A war crimes tribunal, set up in Tanzania to try individuals suspected of having planned or participated in atrocities during the Rwandan civil war, issued its first indictments in November 1995. The focus of its work was on genocide by Hutus. By April 2000, Rwandan courts had sentenced more than 300 people to death for their part in the 1994 genocide; around 120,000 people still awaited trial. In November 2001, several hundred young people and children were released after years of detention for alleged involvement in the 1994 genocide. However, many thousands of people remained in prison awaiting trial.
In 1996, Rwanda joined forces with Uganda and Laurent Kabila, a left-wing rebel leader in eastern Zaire, to invade Zaire in pursuit of Hutu militia who had fled there. This led to further fierce fighting and Hutu vs Tutsi killings. In 1998, after Kabila had become president of Zaire, which he renamed the Democratic Republic of the Congo (DRC), he ordered the TutsiRwandan army (and the Ugandan army) out of the country.
Their refusal to leave led to a second Congo war (19982002) in which Rwanda and Uganda sought to take over parts of the DRC, but were thwarted by the DRC's army, drawing in support from Angola and Zimbabwe. The conflict claimed over 3 million lives before Rwandan RPF forces left, in 2002.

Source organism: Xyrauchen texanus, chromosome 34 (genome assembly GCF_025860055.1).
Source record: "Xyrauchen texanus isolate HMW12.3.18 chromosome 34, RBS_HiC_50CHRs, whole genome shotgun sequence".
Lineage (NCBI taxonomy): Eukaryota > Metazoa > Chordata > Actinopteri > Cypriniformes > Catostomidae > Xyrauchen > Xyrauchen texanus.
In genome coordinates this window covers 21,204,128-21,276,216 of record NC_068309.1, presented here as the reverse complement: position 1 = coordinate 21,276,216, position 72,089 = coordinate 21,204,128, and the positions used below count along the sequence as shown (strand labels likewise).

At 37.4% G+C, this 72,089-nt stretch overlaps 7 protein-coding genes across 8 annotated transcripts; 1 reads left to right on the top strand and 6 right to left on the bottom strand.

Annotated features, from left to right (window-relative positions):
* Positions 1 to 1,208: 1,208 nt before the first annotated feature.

Civil war also raged in Burundi 19932006, causing instability in Rwanda.
Attempts to rebuild Rwanda
Between 1996 and 1998 there were continued inter-ethnic killings by extremists in Rwanda.
In January 1997 Hutu extremists embarked on a wave of Tutsi killings, apparently in an attempt to wipe out those likely to testify against them before the war crimes tribunal. In August 1997, several hundred Rwandan Hutu militiamen carried out a massacre of refugees in a camp run by the UN refugee agencies housing Tutsis from former Zaire in Rwanda's northwestern region of Gisenyi, slaughtering more than 130 refugees as they slept. In December 1997 suspected Hutu rebels attacked a camp for Tutsi refugees in northwestern Rwanda, killing 271 people. In October 1998 the Rwandan army killed 378 rebels in an operation to clear rebels from the northwest.
In June 1999 Rwanda's government extended its mandate to rule for another four years. President Bizimungu became increasingly critical of the RPF regime and was ousted in March 2000. The legislature elected Kagame president, with Bernard Makuza prime minister. Bizimungu attempted to form an opposition party, but was not allowed to do so and was imprisoned 200207 for treason.
In 2003, the RPF regime held its first elections. Kagame was elected president with 95% of the vote and re-elected with 93% in 2010, after his major opponents were disqualified from participation. Meanwhile the RPF won landslide victories in the 2003 and 2008 assembly elections. After the September 2008 election, it had a majority of female deputies in parliament.
Rebuilding the country's economy has been a gradual process. It was helped by an April 2007 investment and trade agreement with Belgium, a key trading partner, and by development of tourism. But the country has many thousands orphaned and injured permanently by the civil war, and an estimated tenth of the population is HIV positive.
In 2007 Rwanda joined the East African Community and in 2009 the Commonwealth of Nations.